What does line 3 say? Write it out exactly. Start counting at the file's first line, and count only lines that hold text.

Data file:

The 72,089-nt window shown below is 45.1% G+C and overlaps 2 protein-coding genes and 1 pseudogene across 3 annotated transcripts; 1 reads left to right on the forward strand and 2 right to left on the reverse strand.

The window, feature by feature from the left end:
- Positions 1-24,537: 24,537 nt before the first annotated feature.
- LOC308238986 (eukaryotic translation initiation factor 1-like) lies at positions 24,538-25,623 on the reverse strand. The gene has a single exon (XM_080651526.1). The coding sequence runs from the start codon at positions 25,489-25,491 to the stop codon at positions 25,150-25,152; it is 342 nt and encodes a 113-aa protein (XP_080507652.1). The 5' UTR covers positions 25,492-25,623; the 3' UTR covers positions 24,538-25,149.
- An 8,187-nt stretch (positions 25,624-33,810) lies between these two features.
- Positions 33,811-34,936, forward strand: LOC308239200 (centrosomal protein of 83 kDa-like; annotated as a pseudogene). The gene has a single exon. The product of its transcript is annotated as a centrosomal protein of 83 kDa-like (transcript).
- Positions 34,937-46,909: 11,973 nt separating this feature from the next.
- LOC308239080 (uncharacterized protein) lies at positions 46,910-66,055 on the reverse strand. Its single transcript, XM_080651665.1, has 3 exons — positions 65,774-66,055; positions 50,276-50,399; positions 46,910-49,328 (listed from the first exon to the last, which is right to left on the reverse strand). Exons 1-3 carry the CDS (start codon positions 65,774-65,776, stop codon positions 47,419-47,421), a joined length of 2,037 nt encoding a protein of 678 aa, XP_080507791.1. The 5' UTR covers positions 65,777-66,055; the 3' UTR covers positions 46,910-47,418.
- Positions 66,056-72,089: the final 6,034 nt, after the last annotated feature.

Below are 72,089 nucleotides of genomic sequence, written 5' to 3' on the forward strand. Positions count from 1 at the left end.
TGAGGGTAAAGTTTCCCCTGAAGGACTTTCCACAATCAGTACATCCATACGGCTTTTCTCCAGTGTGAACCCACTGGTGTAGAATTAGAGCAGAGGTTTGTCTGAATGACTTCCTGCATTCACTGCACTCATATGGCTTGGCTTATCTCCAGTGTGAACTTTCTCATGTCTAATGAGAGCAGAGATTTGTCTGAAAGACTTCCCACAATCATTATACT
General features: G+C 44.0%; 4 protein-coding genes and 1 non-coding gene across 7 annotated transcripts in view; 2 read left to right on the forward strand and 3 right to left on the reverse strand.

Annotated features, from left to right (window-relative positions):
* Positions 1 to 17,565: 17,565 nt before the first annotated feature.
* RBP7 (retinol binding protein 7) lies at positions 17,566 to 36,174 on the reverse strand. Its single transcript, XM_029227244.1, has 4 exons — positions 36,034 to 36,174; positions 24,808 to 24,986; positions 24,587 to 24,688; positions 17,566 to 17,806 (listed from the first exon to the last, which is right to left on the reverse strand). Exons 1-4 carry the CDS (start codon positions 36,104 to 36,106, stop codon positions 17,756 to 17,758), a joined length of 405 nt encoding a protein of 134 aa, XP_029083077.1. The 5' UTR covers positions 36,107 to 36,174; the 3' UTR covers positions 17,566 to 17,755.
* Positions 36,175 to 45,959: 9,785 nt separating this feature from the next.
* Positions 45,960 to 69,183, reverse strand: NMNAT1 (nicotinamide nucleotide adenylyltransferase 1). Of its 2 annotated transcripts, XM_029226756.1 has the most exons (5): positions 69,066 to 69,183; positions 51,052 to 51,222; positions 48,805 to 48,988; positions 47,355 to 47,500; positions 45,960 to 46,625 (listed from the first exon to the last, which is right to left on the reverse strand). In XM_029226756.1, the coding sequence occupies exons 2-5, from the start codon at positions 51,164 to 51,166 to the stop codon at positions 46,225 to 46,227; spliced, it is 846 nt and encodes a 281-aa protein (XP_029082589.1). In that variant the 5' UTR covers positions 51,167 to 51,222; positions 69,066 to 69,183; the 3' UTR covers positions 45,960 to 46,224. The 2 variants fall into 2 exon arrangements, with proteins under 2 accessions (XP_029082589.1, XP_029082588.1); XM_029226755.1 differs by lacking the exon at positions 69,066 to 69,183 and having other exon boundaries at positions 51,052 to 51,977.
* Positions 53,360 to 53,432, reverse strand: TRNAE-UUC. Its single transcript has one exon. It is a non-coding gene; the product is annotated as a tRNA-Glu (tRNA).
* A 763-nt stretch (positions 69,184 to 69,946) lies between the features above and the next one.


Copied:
- Positions 1-24,537: 24,537 nt before the first annotated feature.